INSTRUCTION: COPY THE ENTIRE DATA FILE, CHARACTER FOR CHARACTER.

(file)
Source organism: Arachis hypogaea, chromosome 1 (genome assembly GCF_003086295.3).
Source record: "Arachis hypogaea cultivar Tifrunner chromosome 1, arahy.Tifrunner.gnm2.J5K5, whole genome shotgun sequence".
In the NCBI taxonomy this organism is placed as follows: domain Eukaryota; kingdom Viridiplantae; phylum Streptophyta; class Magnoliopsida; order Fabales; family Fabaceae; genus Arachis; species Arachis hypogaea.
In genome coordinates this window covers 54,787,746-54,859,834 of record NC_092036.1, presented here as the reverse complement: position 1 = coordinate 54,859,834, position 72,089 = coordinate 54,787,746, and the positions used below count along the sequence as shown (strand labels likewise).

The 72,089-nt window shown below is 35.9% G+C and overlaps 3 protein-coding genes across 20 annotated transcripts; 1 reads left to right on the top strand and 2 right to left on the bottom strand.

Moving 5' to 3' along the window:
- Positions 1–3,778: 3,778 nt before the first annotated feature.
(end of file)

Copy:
Source organism: Arachis hypogaea, chromosome 1 (genome assembly GCF_003086295.3).
Source record: "Arachis hypogaea cultivar Tifrunner chromosome 1, arahy.Tifrunner.gnm2.J5K5, whole genome shotgun sequence".
In the NCBI taxonomy this organism is placed as follows: domain Eukaryota; kingdom Viridiplantae; phylum Streptophyta; class Magnoliopsida; order Fabales; family Fabaceae; genus Arachis; species Arachis hypogaea.
In genome coordinates this window covers 54,787,746-54,859,834 of record NC_092036.1, presented here as the reverse complement: position 1 = coordinate 54,859,834, position 72,089 = coordinate 54,787,746, and the positions used below count along the sequence as shown (strand labels likewise).

The 72,089-nt window shown below is 35.9% G+C and overlaps 3 protein-coding genes across 20 annotated transcripts; 1 reads left to right on the top strand and 2 right to left on the bottom strand.

Moving 5' to 3' along the window:
- Positions 1–3,778: 3,778 nt before the first annotated feature.